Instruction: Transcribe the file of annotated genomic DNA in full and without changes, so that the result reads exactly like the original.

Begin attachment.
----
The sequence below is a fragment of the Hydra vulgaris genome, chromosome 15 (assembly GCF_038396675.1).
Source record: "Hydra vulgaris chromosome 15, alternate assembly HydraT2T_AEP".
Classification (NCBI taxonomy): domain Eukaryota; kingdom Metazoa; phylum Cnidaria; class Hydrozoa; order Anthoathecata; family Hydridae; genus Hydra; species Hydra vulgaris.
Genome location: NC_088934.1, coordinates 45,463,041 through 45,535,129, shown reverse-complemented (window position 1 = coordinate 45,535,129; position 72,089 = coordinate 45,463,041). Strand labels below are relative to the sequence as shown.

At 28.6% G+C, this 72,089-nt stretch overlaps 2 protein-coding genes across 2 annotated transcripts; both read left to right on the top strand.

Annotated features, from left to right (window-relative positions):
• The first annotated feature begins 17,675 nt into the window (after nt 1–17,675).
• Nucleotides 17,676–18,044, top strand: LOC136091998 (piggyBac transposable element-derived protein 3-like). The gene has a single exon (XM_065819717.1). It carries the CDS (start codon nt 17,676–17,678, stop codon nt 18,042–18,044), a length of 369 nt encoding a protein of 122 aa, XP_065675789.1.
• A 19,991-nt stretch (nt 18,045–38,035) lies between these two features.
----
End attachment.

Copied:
The sequence below is a fragment of the Hydra vulgaris genome, chromosome 15 (assembly GCF_038396675.1).
Source record: "Hydra vulgaris chromosome 15, alternate assembly HydraT2T_AEP".
Classification (NCBI taxonomy): domain Eukaryota; kingdom Metazoa; phylum Cnidaria; class Hydrozoa; order Anthoathecata; family Hydridae; genus Hydra; species Hydra vulgaris.
Genome location: NC_088934.1, coordinates 45,463,041 through 45,535,129, shown reverse-complemented (window position 1 = coordinate 45,535,129; position 72,089 = coordinate 45,463,041). Strand labels below are relative to the sequence as shown.

At 28.6% G+C, this 72,089-nt stretch overlaps 2 protein-coding genes across 2 annotated transcripts; both read left to right on the top strand.

Annotated features, from left to right (window-relative positions):
• The first annotated feature begins 17,675 nt into the window (after nt 1–17,675).
• Nucleotides 17,676–18,044, top strand: LOC136091998 (piggyBac transposable element-derived protein 3-like). The gene has a single exon (XM_065819717.1). It carries the CDS (start codon nt 17,676–17,678, stop codon nt 18,042–18,044), a length of 369 nt encoding a protein of 122 aa, XP_065675789.1.
• A 19,991-nt stretch (nt 18,045–38,035) lies between these two features.